Tabs vs. Spaces for code indentation
The debate over whether to use tab characters
or spaces for indenting code is probably as old as Fortran. In fact, the
arguing over this topic has led to many a newsgroup and mailing-list flame
war, many whose intensity far surpass any Saturday night Quake Area session
your thirteen brother ever saw.
A tab in this context represents a unit of indentation, which should be separate from the "physical" size of the representation of that unit (on the screen). I happen to set all my editors to render that unit as equivalent to 4 spaces on the screen (even though the file only knows there is one unit of indentation, the tab character), but you may set your editor to render it as 2, 4, 8, or 100 spaces - whatever floats your boat. Point is, I don't care how big you want the indentation unit to be, and you shouldn't have to care how big I want(ed) it either. Any decent editor will let you control how tabs are rendered, and should preserve them in the file regardless of how they were rendered on the screen.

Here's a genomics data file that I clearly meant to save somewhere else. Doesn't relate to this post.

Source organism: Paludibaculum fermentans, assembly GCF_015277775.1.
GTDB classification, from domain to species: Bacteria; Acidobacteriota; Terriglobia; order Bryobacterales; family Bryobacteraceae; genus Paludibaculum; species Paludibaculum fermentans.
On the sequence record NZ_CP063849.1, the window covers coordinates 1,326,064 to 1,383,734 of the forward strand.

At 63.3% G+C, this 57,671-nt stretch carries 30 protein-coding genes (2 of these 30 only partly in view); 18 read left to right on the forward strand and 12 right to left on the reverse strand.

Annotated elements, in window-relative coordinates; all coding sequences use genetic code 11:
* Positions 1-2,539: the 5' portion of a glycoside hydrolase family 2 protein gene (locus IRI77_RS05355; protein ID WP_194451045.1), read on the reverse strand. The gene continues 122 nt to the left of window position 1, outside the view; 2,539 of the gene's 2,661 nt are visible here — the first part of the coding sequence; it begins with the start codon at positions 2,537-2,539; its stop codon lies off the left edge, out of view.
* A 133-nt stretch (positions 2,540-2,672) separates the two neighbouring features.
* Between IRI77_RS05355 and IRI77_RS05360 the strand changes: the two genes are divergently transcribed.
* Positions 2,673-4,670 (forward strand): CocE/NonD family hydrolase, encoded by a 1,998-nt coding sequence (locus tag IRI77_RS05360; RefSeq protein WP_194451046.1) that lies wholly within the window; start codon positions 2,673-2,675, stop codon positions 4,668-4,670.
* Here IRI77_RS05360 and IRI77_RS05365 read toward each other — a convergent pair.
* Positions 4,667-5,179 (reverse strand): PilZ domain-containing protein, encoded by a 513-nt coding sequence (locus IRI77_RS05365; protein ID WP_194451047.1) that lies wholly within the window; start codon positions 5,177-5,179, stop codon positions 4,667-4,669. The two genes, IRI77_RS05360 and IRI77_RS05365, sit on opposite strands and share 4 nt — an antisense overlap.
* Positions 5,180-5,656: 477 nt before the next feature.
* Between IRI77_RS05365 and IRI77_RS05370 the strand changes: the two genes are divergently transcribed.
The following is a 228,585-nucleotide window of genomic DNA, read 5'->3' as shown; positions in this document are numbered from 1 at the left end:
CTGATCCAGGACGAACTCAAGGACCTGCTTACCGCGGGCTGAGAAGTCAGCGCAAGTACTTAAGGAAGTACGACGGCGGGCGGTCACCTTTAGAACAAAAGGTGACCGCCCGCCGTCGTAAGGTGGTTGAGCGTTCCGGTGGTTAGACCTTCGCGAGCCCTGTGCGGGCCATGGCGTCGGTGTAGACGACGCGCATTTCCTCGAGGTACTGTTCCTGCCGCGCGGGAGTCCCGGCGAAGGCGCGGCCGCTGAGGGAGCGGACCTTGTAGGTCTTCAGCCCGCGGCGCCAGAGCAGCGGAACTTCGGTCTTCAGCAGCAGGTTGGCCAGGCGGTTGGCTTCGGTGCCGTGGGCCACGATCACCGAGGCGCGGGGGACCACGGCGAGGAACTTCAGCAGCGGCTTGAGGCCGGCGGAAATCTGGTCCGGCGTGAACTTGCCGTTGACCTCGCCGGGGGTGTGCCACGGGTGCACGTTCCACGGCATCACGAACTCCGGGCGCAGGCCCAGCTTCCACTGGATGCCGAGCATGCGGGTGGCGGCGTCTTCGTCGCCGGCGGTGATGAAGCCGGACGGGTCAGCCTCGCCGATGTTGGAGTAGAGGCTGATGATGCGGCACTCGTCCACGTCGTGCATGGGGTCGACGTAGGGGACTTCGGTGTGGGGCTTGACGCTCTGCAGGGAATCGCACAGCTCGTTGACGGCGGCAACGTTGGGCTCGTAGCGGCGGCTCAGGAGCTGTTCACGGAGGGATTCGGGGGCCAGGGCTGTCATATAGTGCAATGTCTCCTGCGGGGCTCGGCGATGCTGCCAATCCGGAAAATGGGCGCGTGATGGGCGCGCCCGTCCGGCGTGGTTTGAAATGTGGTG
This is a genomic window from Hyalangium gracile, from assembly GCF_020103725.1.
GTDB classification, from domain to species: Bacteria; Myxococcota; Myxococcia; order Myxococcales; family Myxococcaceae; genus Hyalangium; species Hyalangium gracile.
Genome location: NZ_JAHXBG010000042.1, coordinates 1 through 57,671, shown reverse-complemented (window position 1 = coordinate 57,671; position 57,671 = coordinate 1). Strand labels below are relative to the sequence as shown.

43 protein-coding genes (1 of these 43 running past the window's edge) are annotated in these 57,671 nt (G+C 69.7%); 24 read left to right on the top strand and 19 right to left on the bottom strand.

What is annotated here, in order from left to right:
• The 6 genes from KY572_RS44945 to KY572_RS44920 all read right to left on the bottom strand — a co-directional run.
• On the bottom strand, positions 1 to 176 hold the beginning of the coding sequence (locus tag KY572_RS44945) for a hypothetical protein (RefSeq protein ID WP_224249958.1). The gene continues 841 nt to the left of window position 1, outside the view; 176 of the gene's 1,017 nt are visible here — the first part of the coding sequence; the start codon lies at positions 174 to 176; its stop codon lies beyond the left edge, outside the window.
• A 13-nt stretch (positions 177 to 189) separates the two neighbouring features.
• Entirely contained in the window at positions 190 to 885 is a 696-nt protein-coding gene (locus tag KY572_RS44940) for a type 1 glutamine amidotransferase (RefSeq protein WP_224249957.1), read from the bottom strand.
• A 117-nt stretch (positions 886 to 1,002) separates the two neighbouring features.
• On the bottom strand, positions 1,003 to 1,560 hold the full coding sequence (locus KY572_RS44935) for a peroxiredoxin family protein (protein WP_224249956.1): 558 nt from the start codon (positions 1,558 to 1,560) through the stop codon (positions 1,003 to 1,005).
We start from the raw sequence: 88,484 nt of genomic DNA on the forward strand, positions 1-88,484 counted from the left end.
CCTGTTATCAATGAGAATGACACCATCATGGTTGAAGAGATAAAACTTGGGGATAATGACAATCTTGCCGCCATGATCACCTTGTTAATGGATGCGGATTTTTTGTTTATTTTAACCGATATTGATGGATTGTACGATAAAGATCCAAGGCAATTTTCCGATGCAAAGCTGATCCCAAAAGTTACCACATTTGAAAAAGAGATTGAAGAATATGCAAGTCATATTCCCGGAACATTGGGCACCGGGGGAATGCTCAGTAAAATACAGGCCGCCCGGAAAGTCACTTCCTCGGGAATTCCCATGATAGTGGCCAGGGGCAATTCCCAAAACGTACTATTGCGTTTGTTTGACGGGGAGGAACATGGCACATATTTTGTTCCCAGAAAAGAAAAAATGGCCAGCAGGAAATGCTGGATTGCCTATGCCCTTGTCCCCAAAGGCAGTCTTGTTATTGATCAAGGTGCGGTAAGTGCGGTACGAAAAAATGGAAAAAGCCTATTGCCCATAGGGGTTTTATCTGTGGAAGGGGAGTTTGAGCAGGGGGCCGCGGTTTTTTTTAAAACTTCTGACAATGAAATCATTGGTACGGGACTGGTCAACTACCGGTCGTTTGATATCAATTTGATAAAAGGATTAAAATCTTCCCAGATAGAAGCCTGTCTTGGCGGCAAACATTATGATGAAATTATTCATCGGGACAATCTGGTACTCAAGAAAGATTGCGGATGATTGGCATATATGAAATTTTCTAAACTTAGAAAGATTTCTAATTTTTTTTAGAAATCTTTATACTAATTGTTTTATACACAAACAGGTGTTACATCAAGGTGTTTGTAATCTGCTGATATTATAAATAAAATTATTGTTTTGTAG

By always using tabs, my code always looks consistent when I write it and you can always make it the indentation as big or small you want it. What is important to the notion of a "unit of indentation" is not the size of the indents, but rather the position of statements relative to each other. Using tabs all the time preserves that property, but using spaces unnecessarily merges the notion of your or my particular visual choice with the notion of relative positioning.
The more important effect of using tabs
is that we abstract out the "unit of indentation" and each implement
it with whatever number of "simulated" spaces we prefer. Later,
if I decide my indentation unit rendering is not the right size for me,
I don't have to go change a bunch of existing code to be consistent nor
do you have to even know I changed my mind.
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